Social disasters stem from the gradual acceptance of unacceptable (but small) changes. Step by unchallenged little step, we march as a whole towards a greater outcome we would not otherwise choose.
Social disasters can start from both bad and good intentions.
A politician fans xenophobia in their community to gain support and power. As the rhetoric ramps up over time, the majority of the population gradually and quietly accept the incremental change. Until disaster strikes in the form of civil war or genocide. Only then will the peaceful majority look up and ask “WTF happened?”
A social movement seeks to reduce discrimination against a community group. As the movement gains traction, it starts to advocate increasingly stringent controls over speech and thought. Laws are changed. Some words are banned. Certain topics of discussions are criminalised. Books are burnt. Then one day, everyone wakes up to find they are living in a tightly-regulated fascist state where all dissent and disagreements are not tolerated.
This phenomenon is seen within the microcosm of an organisation’s culture too.
A new CEO starts imposing more and more numbers-based metrics throughout the organisation. No one speaks up because the changes are gradual. And changes were inevitable anyway when a new CEO comes in. No one notices as morale drops and staff starts leaving in dribs and drabs. A few years later, someone suddenly realises that staff turnover has shot through the roof over the past few years. By then, the organisation’s reputation as a people-centred place of work lies in tatters.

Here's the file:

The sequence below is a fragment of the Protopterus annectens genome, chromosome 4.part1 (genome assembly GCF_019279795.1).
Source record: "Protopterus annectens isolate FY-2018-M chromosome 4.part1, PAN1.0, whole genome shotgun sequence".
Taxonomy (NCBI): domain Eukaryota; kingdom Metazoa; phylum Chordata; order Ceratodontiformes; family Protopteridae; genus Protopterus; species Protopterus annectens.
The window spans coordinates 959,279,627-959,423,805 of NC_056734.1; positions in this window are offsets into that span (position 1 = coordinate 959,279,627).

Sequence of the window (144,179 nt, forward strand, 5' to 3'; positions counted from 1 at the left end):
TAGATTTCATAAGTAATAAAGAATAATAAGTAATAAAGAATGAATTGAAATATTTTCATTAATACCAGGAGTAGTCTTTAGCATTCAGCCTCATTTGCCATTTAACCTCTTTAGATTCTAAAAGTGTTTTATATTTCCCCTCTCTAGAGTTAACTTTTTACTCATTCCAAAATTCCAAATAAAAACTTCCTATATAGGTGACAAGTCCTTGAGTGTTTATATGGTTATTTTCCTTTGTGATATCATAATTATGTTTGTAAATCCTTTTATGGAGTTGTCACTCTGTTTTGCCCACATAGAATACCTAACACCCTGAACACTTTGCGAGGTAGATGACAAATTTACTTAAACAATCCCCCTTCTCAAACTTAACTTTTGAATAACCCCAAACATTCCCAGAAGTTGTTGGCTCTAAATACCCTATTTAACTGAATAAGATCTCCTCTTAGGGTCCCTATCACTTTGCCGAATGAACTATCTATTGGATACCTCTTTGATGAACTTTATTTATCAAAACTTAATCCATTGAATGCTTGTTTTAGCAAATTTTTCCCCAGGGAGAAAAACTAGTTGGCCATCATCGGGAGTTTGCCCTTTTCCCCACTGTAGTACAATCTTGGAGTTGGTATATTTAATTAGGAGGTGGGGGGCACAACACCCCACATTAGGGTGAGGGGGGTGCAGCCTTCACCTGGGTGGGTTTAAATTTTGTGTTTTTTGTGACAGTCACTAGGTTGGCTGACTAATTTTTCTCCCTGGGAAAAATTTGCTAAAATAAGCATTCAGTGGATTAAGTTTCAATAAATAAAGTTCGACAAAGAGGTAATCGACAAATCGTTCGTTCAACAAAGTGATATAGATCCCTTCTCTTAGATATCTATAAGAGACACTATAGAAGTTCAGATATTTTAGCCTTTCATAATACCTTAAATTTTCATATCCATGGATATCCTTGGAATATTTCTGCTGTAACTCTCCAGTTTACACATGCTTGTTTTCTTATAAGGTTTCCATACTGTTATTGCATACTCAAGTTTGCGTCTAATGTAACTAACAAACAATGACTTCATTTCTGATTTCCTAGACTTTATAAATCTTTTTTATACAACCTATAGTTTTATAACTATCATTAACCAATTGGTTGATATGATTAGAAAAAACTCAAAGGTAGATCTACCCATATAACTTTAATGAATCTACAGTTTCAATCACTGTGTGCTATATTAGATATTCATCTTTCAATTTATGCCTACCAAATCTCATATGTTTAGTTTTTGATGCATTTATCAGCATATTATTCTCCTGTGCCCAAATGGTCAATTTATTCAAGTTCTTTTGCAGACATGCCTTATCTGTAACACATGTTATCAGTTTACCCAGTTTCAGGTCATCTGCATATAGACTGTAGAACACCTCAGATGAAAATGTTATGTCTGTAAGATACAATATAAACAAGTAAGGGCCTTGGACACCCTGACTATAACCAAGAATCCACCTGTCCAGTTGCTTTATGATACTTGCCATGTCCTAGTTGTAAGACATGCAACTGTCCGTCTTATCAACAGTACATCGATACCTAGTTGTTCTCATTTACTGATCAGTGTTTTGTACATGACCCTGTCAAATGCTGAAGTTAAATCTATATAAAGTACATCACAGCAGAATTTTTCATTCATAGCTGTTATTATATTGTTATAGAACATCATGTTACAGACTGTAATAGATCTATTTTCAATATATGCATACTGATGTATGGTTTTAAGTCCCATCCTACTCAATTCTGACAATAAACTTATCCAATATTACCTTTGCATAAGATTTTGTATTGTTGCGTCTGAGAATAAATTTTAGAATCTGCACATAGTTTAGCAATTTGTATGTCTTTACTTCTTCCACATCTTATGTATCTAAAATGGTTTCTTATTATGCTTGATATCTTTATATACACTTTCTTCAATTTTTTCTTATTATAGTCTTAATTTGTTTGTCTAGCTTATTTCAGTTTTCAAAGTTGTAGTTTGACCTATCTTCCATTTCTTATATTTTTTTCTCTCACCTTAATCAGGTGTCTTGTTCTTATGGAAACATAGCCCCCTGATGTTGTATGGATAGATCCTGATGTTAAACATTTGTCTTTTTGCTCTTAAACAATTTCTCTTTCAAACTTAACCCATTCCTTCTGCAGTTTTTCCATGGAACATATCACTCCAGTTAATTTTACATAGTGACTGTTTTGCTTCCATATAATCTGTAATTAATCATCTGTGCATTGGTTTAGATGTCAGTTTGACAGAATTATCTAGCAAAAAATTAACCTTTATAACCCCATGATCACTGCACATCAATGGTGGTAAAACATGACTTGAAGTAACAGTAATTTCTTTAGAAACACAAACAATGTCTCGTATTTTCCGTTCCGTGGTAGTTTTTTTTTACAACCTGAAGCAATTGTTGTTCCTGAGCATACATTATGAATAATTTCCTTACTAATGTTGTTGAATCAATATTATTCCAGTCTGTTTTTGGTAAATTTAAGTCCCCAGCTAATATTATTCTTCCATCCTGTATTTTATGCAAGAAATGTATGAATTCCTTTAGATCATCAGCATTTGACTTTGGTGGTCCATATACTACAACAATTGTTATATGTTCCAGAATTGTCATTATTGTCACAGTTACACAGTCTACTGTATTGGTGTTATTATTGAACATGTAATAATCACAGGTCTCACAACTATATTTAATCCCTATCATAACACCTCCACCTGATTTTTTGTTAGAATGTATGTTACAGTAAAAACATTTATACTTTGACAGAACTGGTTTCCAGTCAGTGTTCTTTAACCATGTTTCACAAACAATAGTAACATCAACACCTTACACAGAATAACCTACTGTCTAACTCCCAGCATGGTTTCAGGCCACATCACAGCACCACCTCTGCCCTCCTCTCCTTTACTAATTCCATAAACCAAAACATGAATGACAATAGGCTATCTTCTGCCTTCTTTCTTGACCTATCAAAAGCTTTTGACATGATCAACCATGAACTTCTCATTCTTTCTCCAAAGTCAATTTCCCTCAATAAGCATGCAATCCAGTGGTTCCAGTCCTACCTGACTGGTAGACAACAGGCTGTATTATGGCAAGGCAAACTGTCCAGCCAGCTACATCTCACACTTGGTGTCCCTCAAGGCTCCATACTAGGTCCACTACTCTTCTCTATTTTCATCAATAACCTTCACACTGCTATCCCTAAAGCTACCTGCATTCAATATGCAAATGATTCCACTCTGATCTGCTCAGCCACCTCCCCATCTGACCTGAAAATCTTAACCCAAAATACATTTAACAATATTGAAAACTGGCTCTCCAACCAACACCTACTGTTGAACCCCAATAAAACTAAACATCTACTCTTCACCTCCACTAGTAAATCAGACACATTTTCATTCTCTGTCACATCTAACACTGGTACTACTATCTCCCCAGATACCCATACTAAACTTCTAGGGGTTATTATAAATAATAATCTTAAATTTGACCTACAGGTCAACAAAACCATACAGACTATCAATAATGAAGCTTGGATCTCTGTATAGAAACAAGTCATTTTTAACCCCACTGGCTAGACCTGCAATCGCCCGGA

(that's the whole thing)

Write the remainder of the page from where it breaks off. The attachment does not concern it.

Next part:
Another new CEO wants to make their organisation more inclusive. A slew of diversity measures are put in place. Hiring practices becomes more focused on diversity instead of merit. New hires sometimes lack core technical skills to do the work, but they look great on the website. Social cohesion and communication problems are ignored because to raise concerns is seen as being anti-diversity. Resentment and divisions grow between the old guard and the new hires, again unrecognised and unaddressed. Feeling unheard and unvalued, the old guard eventually leave in frustration, taking their vast technical knowledge with them.
So what can we do about it?
We speak up. When we see something not right, something unacceptable, however small, we should speak up. Write about it, talk about it. It is unlikely this one act of speaking up will change anything. But cumulatively, our voices matter. And it will also matter to the individuals being wronged.
We inquire. We ask why something is happening. Why people think and feel a certain way. Why it is happening or not happening now. Appreciative inquiry is asking with a genuine, non-judgemental curiosity. We are not asking to condemn, dismiss or belittle.
We listen. Active listening is about trying to place ourselves in others’ shoes. So we get a visceral understanding of what is going on for them, above and beyond the content of their words. Feeling heard can itself be a transformative experience for many people.
We take direct action. Sometimes direct action is required. This can be signing a petition (a real one that has impact, not a social media Like or Amen), giving money to a movement, changing aspects of how we work and live, and joining a public protest.